Cathy Park of Worcester, Massachusetts, is more than a trooper. She’s a lifesaver. If she weren’t willing to inject her beloved dog Bunson with a needle every single day, he wouldn’t be alive. The beautiful white Labrador Retriever has chronic kidney failure, and without the extra fluid she gets into him by way of a daily shot, he would have long ago succumbed to his disease. But here he is still, perkier than he had been for some time, enjoying car rides and lolling around the house.
It took all the fortitude Ms. Park could muster to commit herself to giving Bunson an injection each day. A self-described needle-phobic person who can’t even watch a needle piercing her own skin, she had to steel herself for the nursing duties she was going to be taking on. All of a sudden her life was going to be filled with IV bags, syringes, and special fluids, not to mention the needles themselves. But, as she puts it, what choice did she have? “They’re your baby,” she says.
You can read about Ms. Park’s ordeal on page 11, in “Giving Injections At Home.” We suggest you do, as this could be you someday. By some estimates, almost one in 100 dogs ends up with chronic kidney failure, and one in 400 develops diabetes, which also requires daily injections given by the pet owner. Fortunately, as you’ll learn, giving the shots is much worse in the anticipation than in the doing.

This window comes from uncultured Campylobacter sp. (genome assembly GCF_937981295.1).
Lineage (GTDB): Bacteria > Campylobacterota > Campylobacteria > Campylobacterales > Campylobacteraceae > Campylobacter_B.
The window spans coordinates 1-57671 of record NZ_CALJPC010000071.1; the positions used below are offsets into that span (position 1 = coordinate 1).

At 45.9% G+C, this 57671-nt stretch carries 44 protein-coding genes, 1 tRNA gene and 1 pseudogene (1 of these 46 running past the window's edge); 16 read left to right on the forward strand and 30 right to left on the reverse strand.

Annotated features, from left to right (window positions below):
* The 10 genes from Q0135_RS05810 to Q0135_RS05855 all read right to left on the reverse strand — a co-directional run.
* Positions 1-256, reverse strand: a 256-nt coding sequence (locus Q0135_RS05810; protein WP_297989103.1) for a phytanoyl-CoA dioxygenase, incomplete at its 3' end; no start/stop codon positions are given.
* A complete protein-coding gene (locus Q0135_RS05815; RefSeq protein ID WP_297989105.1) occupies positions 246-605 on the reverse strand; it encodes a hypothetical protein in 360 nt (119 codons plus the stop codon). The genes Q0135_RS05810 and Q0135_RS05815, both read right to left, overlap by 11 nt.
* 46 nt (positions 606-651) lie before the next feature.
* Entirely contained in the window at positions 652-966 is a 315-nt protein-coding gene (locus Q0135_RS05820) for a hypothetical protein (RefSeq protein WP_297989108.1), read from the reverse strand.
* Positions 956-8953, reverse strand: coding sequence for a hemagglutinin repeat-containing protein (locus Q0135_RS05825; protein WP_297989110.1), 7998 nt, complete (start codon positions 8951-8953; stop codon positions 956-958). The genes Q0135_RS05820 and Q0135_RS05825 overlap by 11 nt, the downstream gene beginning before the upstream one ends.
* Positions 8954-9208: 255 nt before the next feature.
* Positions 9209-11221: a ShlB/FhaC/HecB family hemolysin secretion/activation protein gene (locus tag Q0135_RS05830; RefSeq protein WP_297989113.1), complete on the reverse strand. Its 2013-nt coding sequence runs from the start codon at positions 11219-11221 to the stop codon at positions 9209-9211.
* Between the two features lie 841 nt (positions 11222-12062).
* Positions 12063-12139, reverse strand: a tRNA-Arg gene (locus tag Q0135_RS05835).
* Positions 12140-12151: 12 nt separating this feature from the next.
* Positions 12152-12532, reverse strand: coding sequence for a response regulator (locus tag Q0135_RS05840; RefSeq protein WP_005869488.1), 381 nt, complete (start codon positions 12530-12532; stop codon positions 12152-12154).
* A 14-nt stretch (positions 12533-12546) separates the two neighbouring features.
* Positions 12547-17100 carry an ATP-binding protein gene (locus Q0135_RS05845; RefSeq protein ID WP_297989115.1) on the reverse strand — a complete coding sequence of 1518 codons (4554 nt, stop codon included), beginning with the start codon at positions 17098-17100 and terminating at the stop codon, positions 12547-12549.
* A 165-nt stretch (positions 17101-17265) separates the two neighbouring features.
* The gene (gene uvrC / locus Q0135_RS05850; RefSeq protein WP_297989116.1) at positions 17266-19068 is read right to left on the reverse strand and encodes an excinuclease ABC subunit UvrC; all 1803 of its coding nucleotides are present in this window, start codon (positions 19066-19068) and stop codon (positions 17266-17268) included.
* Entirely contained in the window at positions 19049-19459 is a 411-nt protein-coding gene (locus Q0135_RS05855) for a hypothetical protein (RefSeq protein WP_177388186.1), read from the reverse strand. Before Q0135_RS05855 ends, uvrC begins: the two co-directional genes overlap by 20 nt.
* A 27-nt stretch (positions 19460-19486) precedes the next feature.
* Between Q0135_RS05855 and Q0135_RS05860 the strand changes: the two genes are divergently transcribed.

Me, I’m not the trooper Cathy Park is. It’s not that I couldn’t give my dogs regular injections if they needed them; I could. But that’s no big deal because shots don’t bother me.
I’m not that great about going out of my comfort zone when it comes to training,
however. A case in point: I let my cream colored Shiba Inu, Rosie, jump on me and everybody else, even though, by the book, a dog is not supposed to be doing that. A lot of people don’t enjoy dogs jumping on them. But Rosie jumps so adorably. She kisses people as she does so, clearly just wanting to say hello and be friends. She even smiles in the process. Who could mind such a cute, playful — sorry, lost my train of thought. Anyway, Rosie weighs 25 pounds. What if your playful dog is a 75-pound Golden Retriever, or bigger — with muddy paws? And the person she’s jumping on is wearing light-colored pants? Or walks with a cane? That makes it a lot harder to convince people how adorable your pet is. Which is why we offer the article starting on page 1. With help from the director of our behavior clinic and some willpower on your part, jumping on people can become a thing of your dog’s past.